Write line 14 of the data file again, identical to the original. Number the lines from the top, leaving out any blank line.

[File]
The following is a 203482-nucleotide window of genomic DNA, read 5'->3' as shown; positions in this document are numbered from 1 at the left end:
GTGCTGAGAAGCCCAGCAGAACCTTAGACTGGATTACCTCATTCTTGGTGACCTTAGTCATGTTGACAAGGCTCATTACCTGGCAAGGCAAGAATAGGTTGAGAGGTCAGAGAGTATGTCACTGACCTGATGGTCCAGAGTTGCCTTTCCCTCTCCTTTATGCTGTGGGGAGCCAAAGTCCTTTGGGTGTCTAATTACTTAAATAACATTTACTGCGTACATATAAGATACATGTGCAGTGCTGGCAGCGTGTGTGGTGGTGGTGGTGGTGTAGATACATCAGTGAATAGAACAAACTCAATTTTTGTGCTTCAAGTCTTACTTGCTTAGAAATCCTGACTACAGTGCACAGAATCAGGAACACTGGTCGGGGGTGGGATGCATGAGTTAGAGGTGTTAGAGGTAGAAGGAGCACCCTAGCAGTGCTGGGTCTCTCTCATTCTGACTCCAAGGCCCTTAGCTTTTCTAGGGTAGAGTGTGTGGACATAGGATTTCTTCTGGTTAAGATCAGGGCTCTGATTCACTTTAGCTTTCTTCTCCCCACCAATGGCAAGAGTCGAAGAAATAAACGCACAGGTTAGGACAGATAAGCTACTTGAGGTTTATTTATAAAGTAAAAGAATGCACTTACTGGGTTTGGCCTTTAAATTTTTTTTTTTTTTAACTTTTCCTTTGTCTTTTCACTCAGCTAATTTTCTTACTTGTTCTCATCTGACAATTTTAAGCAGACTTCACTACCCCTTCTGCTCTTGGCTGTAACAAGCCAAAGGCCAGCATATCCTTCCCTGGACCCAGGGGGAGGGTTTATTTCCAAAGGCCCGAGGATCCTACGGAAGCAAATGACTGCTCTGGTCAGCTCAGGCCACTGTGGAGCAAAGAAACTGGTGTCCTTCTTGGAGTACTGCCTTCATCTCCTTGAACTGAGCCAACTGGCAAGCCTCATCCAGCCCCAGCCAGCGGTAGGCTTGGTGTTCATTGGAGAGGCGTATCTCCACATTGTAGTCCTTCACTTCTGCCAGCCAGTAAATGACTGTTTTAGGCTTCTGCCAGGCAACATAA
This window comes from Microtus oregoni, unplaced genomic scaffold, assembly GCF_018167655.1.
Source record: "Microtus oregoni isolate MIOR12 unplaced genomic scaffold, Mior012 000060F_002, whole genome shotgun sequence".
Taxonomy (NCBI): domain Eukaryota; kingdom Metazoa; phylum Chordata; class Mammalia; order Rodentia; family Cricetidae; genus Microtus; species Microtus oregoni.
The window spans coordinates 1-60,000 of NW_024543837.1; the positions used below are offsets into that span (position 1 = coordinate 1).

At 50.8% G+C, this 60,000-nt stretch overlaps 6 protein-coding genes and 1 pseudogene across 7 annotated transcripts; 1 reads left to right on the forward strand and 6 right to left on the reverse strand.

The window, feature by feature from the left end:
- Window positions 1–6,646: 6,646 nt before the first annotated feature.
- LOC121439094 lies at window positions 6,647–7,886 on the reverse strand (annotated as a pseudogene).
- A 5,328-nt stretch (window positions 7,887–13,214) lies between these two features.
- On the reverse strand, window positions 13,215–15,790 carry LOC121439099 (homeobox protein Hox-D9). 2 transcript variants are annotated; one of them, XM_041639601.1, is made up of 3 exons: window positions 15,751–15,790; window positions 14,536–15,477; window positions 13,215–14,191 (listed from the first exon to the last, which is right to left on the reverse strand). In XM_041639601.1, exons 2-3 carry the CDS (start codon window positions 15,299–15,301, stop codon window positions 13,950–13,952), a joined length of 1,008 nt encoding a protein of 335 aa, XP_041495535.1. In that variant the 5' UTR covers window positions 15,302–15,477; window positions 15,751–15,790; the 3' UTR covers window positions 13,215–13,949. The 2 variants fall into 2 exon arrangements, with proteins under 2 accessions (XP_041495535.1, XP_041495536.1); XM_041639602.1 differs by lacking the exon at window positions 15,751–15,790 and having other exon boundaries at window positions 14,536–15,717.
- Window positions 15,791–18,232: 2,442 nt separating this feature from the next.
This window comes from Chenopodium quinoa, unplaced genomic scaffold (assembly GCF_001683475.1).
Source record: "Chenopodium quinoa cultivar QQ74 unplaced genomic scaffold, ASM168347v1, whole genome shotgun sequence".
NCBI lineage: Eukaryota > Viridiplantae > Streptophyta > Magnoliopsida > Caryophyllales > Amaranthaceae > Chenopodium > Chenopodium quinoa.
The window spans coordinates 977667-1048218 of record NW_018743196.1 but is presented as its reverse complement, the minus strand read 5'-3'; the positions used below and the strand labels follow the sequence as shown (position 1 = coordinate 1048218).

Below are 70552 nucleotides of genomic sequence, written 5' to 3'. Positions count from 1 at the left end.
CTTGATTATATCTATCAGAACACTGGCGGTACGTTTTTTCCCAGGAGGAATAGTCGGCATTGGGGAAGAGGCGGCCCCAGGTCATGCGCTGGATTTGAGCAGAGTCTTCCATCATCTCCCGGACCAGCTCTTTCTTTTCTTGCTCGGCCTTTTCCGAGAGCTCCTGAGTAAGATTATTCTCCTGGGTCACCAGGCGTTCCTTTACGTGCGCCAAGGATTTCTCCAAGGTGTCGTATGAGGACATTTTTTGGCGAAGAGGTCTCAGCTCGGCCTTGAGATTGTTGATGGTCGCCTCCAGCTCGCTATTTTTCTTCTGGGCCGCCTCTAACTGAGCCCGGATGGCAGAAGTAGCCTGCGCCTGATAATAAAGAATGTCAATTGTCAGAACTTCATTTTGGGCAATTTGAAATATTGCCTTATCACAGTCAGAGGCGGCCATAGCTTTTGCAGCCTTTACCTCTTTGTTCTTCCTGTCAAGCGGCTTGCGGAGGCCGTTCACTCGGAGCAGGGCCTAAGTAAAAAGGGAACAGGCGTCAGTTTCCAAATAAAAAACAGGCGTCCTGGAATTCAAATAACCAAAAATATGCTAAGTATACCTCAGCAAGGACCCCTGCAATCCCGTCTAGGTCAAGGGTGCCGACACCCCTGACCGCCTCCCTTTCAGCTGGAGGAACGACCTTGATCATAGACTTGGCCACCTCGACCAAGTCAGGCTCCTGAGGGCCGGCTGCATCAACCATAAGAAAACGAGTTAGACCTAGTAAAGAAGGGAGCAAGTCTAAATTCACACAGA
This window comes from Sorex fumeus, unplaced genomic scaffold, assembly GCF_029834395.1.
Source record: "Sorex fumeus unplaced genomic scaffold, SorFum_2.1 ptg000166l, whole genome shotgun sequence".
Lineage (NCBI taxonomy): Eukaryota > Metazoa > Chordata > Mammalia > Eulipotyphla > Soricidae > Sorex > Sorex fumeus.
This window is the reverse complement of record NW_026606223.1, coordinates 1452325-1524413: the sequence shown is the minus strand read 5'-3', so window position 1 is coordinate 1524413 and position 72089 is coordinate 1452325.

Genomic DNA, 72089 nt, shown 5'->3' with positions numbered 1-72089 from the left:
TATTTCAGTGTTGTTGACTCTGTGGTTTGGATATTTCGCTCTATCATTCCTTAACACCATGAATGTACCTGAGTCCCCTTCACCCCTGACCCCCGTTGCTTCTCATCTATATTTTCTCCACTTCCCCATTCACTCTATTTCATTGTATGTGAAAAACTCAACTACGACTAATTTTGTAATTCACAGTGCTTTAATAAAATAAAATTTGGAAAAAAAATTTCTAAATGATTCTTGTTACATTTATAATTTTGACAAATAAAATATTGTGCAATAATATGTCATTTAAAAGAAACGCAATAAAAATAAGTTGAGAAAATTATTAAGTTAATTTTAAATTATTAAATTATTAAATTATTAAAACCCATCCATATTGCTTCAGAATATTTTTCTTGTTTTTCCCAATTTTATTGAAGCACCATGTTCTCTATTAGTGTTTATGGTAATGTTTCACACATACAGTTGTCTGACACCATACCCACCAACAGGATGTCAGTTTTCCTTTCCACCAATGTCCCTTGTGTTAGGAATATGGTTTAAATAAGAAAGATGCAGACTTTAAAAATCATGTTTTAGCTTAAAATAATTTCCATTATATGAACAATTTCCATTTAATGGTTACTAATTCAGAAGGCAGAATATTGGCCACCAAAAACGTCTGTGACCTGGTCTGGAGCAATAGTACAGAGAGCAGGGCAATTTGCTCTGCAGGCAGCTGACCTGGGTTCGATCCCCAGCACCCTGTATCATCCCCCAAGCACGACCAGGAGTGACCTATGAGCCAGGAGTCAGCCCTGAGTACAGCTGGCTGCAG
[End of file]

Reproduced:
This window comes from Chenopodium quinoa, unplaced genomic scaffold (assembly GCF_001683475.1).